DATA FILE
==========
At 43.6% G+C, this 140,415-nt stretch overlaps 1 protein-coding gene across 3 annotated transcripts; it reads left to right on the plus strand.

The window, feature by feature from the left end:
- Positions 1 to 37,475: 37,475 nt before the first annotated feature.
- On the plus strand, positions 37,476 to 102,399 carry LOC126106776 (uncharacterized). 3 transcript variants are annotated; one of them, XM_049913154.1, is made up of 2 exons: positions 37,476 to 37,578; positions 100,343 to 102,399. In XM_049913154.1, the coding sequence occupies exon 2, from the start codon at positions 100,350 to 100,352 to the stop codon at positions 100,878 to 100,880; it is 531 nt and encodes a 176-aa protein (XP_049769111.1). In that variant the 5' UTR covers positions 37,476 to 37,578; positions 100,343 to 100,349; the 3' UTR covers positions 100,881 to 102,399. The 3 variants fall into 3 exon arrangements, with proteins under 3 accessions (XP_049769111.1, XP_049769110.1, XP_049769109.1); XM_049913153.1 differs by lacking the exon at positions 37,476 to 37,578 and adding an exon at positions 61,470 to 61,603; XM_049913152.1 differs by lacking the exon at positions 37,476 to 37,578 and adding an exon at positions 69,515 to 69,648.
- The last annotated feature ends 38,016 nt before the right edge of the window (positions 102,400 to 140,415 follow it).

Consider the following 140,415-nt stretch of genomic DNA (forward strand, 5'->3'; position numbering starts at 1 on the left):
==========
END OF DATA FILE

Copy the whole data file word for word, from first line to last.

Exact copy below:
At 43.6% G+C, this 140,415-nt stretch overlaps 1 protein-coding gene across 3 annotated transcripts; it reads left to right on the plus strand.

The window, feature by feature from the left end:
- Positions 1 to 37,475: 37,475 nt before the first annotated feature.
- On the plus strand, positions 37,476 to 102,399 carry LOC126106776 (uncharacterized). 3 transcript variants are annotated; one of them, XM_049913154.1, is made up of 2 exons: positions 37,476 to 37,578; positions 100,343 to 102,399. In XM_049913154.1, the coding sequence occupies exon 2, from the start codon at positions 100,350 to 100,352 to the stop codon at positions 100,878 to 100,880; it is 531 nt and encodes a 176-aa protein (XP_049769111.1). In that variant the 5' UTR covers positions 37,476 to 37,578; positions 100,343 to 100,349; the 3' UTR covers positions 100,881 to 102,399. The 3 variants fall into 3 exon arrangements, with proteins under 3 accessions (XP_049769111.1, XP_049769110.1, XP_049769109.1); XM_049913153.1 differs by lacking the exon at positions 37,476 to 37,578 and adding an exon at positions 61,470 to 61,603; XM_049913152.1 differs by lacking the exon at positions 37,476 to 37,578 and adding an exon at positions 69,515 to 69,648.
- The last annotated feature ends 38,016 nt before the right edge of the window (positions 102,400 to 140,415 follow it).

Consider the following 140,415-nt stretch of genomic DNA (forward strand, 5'->3'; position numbering starts at 1 on the left):